PO Box 65391,Washington DC 20035
(#22, 2006.) According to a fan letter, it's "all very punk rock". So there's the usual focus on records that nobody outside of some exclusive clique could ever care about ... but then, hey, what's this, Louis Armstrong. Neilzine openly invites anybody to send some stuff; he'll probably publish it. Makes for a pretty fun mix. And the "very special part to me is that it's ALWAYS FREE". By god somebody still gets it after all these years. 16 fullsize pages; free. Reviewed by Indy.
P.O. Box 723,Santa Rosa CA 95402.
#4. The best story in this magazine is entitled, "I Hate Daniel Butler", which is a great piece about hating the most popular boy in school, and it ends in an actual physical altercation that is very surprising. It is a great depiction of high school awkwardness, jealously, hostility, and depression. The rest of the magazine exhibits a guy who can really draw, but has no other stories to tell, so he writes about balls, farts, penises, and boogers. Original, huh? His artwork is reminiscent of Drew Friedman and Basil Wolverton — seriously, this book is fun to look at, it's too bad its content is so base. I wouldn't accuse Johnny Ryan of such a thing, because he works these "things" into weird, unpredictable stories,which are definitely lacking in Dean's magazine. Dean declares in his introduction that all he hopes to offer you is, "...the same kind of sick jokes and smutty humour as before..." So, mission accomplished. Reviewed by Kelly Froh. ($3 / standard / 47 pp.)
Jason Dean, 5 St. Dials Rd., Old Cwmbran, Cwmbran Gwent, NP443AN, United Kingdom.
not my small diary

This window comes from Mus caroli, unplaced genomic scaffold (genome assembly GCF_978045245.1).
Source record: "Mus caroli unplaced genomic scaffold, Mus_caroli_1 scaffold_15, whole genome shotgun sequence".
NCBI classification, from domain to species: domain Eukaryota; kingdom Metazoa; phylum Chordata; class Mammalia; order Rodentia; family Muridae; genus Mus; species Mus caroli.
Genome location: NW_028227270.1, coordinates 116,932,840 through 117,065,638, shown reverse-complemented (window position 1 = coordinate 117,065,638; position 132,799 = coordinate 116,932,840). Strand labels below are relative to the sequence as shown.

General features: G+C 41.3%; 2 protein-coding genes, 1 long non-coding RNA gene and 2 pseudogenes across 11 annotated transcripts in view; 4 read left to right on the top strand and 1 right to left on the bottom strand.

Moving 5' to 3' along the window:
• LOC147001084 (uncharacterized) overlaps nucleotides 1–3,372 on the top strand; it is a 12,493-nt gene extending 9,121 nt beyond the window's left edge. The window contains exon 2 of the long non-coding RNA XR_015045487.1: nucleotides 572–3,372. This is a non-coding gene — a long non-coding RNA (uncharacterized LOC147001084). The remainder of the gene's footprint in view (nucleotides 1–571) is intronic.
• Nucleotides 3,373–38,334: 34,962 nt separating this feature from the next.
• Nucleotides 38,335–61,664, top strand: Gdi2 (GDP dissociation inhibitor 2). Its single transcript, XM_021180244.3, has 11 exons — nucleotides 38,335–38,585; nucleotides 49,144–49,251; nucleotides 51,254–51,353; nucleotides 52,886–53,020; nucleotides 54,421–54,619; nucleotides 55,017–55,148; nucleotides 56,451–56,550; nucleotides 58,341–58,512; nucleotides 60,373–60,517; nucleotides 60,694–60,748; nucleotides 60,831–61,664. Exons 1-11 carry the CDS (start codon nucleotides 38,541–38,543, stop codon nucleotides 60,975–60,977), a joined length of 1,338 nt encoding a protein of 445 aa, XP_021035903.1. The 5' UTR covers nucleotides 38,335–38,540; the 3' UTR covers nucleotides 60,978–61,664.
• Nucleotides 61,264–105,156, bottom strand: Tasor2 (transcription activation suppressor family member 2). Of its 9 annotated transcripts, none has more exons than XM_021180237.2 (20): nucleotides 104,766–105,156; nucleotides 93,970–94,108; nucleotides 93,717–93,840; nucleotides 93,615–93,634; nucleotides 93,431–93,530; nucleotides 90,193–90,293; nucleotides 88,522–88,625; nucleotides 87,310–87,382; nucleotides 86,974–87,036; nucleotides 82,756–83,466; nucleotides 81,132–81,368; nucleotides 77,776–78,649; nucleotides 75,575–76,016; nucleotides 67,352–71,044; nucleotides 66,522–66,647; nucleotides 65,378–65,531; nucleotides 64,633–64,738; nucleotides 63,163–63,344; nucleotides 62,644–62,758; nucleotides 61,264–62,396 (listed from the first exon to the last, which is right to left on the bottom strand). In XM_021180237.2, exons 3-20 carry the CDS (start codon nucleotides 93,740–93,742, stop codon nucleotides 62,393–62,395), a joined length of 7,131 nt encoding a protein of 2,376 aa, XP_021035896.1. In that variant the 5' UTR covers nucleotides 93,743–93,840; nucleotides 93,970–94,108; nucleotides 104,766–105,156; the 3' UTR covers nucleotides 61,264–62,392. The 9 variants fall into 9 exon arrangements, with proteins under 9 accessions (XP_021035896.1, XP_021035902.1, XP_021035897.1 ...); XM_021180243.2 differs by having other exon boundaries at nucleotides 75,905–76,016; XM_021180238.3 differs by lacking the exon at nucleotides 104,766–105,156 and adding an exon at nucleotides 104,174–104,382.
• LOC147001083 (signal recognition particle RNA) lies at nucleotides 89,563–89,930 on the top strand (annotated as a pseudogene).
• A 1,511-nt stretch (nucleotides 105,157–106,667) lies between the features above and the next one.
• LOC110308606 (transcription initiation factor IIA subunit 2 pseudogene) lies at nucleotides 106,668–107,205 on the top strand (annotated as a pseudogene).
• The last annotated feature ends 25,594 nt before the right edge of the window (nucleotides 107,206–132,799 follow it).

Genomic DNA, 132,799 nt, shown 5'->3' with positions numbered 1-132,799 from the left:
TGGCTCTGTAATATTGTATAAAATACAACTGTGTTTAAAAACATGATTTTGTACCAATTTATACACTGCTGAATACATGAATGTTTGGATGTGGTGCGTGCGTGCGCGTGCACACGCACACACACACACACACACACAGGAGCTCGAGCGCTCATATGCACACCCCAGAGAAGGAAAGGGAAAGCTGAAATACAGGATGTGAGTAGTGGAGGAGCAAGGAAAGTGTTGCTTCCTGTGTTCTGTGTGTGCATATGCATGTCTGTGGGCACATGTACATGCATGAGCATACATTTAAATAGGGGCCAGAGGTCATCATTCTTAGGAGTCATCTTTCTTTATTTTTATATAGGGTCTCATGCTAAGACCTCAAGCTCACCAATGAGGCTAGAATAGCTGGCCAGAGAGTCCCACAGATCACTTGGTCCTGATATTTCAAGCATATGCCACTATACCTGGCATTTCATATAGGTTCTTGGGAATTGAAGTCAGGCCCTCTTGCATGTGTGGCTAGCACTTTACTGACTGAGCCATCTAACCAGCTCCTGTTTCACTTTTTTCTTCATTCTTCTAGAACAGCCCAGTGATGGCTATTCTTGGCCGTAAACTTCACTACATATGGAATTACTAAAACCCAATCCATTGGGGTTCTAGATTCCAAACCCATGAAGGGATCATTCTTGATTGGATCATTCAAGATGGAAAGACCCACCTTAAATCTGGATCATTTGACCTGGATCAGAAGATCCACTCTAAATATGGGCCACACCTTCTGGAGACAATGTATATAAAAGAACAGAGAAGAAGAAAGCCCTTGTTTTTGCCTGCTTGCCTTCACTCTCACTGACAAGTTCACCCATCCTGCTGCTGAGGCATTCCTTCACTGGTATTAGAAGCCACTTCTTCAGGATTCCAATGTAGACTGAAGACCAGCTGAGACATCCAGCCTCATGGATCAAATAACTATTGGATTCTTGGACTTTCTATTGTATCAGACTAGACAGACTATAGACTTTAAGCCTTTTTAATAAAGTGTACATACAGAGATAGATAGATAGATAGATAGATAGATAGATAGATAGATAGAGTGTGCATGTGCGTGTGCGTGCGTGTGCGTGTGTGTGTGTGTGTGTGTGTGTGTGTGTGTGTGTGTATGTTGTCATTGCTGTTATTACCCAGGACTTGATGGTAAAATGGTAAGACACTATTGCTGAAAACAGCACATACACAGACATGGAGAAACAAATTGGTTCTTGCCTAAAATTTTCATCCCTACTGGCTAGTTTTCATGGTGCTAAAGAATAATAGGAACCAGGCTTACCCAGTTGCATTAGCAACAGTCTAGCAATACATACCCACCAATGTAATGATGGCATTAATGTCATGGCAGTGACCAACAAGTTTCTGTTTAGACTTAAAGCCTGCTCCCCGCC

(issue thirteen, 2006) There are sixty-three pieces here on the theme-of-the-issue ("Lucky/Unlucky"); almost all are in cartoon-memoir form (but a small handful are [one-page] prose pieces [with spot illustrations]). ¶ Now. That's a lot of contributors ... so it's reasonable to expect that the quality will be somewhat uneven. OK, I admit it: very uneven. ¶ A few of the artists have no cartooning skill at all (beyond ... presumably ...a love of the medium); meanwhile, at the other end, we have such long-time favorites (of mine) as Carrie (Asswhine) McNinch, Androo Robinson, and Dan Zettwoch (of USSCatastrophe in St. Louis), along with plenty of other very well-trained hands. ¶ And plenty is the word. If you can get more flat-out comics joy for six bucks anywhere ... go to it! (Heck ... you're probably better at this job than I am... wanna volunteer to take my place?) Delaine's been producing these model high-end comics zines since 1993 (along with — of course! — MySmall Diary itself). ¶ OK. Now. Just a wee quibble to go along with the gush (to justify my self-image as a "critic"). Can we all just kind of get past the whole "(lovingly) tie it together with shoelaces (or paperclips, or trashbag-twisties, or anything in world but the good lord's own staples)" thing? I mean, is it because it's a pain in the neck to read it (since it falls apart in your hands), or because it's a pain in the neck to shelve it, or is it maybe because it's a pain in the neck to produce it &8212; or what? — that makes you think it's such a marvelous bloody idea? ¶ PS. More gushing. I meant everything I just said, but. I suppose I'd better go ahead and admit that the production job is stunning. The (dan moynihan) cover art is printed on playing-card stock (and then glued to the usual cardboard coverstock) ... for all the world like actually playing cards; they artfully invoke the"luck" theme. Tiny parts of the various images (throughout the zine) are easily made out (& this is harder than it sounds ... we've got a pro print job, in a word). ¶ Now for some how-you-get-good technical stuff: of course Delaine included ordering info (it's missing pretty often; are you sure you don't want this job?) along with a back catalogue (pix and prices; brief descriptions ....you know: class). There's a photo of Delaine (looking delectable ... but hold it, guys, she's happily married). There's a webpage and an "e-group". Order already. 160 digest pages (in two volumes); $6. Reviewed by Indy.